From Soddy Daisy, the GET travels along the Cumberland Trail for 245 miles.
Robert Weber, chairperson of the Cumberland Trails Conference, says the CT is about 90 percent complete, taking hikers from Signal Mountain to the Tennessee-Kentucky state line. But, naturally, it, too, has already been thru-hiked by a few ambitious hikers.
Balancing Recreation and Conservation
Eventually, the CT will stretch over 300 miles along the eastern edge of the Cumberland Plateau. Currently, about 200 of those miles are open for hiking — though that may depend on how one defines "hiking."
According to Chris Pickering, who thru-hiked the CT with Ethan Alexander in 2016, many of those miles were more akin to bushwhacking. That's because parts of the trail do not see enough traffic to require upkeep, says Pickering, an art student at the University of Tennessee at Chattanooga and a veteran of long-distance trails.
In addition to the CT, Pickering has thru-hiked the 2,200-mile AT and 1,600 miles of the 2,600-mile Pacific Crest Trail which traces the Sierra Nevada and Cascade mountains.
The AT and PCT are two of the most popular distance trails in the world. Between the two, the estimated number of annual visitors ranges from 100,000 to over a million.
"The AT and the PCT are nice social experiences," Pickering says.
But inevitably, all that traffic leaves an imprint on the landscape. According to a 2003 report published by the Appalachian Trails Conference, three of the biggest problems along the AT are litter, human waste and erosion, problems compounded by hikers who do not follow the rules.
For instance, the Appalachian Trail Conservancy promotes leave-no-trace ethics, meaning what is packed in should be packed out. Human waste should be buried in an 8-by-6-inch "cat-hole" located at least 80 steps away from campsites, water sources or shelters. Tents should be pitched on the already-impacted areas of campsites, and hikers should never shortcut switchbacks, which causes the loss of ground cover, damage to tree roots and erosion.
Some of these issues have become so serious along the AT's northernmost 15 miles that Baxter State Park officials are threatening to reroute the trail off Mount Katahdin, Maine's highest peak and the grand finale for northbound thru-hikers.
"It was frustrating seeing people [on the AT] who have barely hiked before. They bring like 70 pounds worth of stuff and have no idea how to be responsible in the woods," Pickering says. But, he adds, long-distance hikes are a great way to teach a person about sustainable living.
In the 1940s, the decade when Earl Shaffer, grandfather of the GET, first thru-hiked the AT, a total of three people made that trek. Since 2010, 4,019 people have thru-hiked the AT.
What makes the AT and the PCT special, Pickering says, is that they are community-driven. But what will make the GET special, he says, is its feeling of undisturbed wildness.
That chilly morning, as I trudged along my 14-mile section of the GET, I found a stillness so profound it was broken only by the squawk of that woodpecker; a wild, prehistoric sound that shook the treetops. But with each step I took, the sound faded until becoming just an echo, and the forest returned to silence.
The GET's first thru-hikers
On Jan. 9, 2013, Jo "Somebody" Swanson and Bart "Hillbilly" Houck embarked on an 1,800-mile walk from Alabama to New York. Six months and 10 days later, they became the GET's first thru-hikers. Along the way, they blogged about their journey, which, of course, had its highs and lows. Here are a few excerpts from their blog about their journey through the Chattanooga area.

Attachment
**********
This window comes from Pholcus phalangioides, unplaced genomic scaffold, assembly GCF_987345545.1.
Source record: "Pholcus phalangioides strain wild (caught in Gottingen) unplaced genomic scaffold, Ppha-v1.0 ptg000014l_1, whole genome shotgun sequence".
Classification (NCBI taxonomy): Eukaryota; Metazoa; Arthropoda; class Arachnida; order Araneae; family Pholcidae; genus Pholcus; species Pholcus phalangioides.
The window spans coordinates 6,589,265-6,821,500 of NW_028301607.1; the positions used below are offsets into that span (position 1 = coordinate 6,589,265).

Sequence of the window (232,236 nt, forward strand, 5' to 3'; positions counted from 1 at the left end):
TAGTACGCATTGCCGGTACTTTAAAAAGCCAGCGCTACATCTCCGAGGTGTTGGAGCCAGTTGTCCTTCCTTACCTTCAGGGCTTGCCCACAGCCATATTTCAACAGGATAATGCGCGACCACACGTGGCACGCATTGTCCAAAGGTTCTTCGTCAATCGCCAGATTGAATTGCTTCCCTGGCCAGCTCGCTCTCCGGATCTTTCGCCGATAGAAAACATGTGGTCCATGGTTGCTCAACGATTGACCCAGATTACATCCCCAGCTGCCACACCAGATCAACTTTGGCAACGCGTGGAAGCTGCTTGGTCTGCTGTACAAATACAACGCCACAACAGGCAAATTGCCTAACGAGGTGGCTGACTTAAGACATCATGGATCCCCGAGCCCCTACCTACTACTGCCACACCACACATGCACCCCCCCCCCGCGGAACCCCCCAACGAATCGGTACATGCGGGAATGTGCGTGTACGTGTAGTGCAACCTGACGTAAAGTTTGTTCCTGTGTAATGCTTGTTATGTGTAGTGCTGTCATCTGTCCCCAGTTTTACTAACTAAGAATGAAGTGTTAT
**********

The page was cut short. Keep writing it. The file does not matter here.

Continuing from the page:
» posted January 28, 2013
What an unexpected day!
We awoke with the dream of another 20-mile day. A few miles into the day, my ankle voiced its extreme displeasure with that plan. We hiked 10 miles to Lyerly and 4 miles down the road, my ankle was sending me a message that cannot be repeated in a public forum. I sat down in the grass, in pain and stressed about where we could [spend] the night. (roadwalks are tricky)
Then like magic Ramar showed up, who invited us to stay in his yard. He brought me an epsom salt bath and kept us company. Then Angie came home and she cooked us huge hamburgers! It was an absolutely magical evening with them and their stories. We have so much new brain candy floating around in our heads. Thank you for being our trail angels!
Thanks to extra rest and care, my ankle is much better and I am cautiously optimistic that we can make it to Chattanooga on Friday. We did 14.5 miles today.
Thank you Ramar and Angie (and Dixie Dog)!
"Sick in Chattanooga"
» posted Feb. 3, 2013
Lots of amazing happenings in Chattanooga, but I am stuck in bed with some kind of illness. I will spare you the details. (Trust me, you're welcome.) Updates coming when I have recovered a bit. -Jo
"Thank you, Chattanooga"
» posted Feb. 6, 2013
What I love most about hiking isn't the trees or waterfalls or scenic vistas. It's not getting into town and eating too much ice cream. It's not the feeling of satisfaction after an 18-mile day, or the feeling of getting the tent set up five minutes before it starts to rain. I love all of that, but the very best part of hiking for me is that every time I go on a long hike, I have my faith in humanity restored.
It seems like everywhere we've hiked, Bart and I have encountered wonderful people who ease our journey and give more of themselves than we can believe. Chattanooga went above and beyond...
...I cannot thank Richie & Shannon and family enough for their hospitality here in Chattanooga. ...It's no fun being sick like I was, but if I had to be sick, I'm so grateful I was with you guys. ...I swear, I'm not always that much of a punk. Bart and I have felt so welcomed here. We really did plan on hiking out today now that I feel halfway human, but it is 11:30 already. We'll see what happens.
Thank you, Chattanooga!
"What a day"
» posted Feb. 8, 2013
What can I say about our first day on the Cumberland Trail? Bart's suggestions:
» we're alive
» Jo's slow
» Jo complains too much (I do not!)
» believe it or not, the rivers are cold in February!
» my kneeeee
» my Gregorian chants through the canyons are much appreciated
» Ali should bring up a 17 pound rock
» at least we have yogurt-covered pretzels.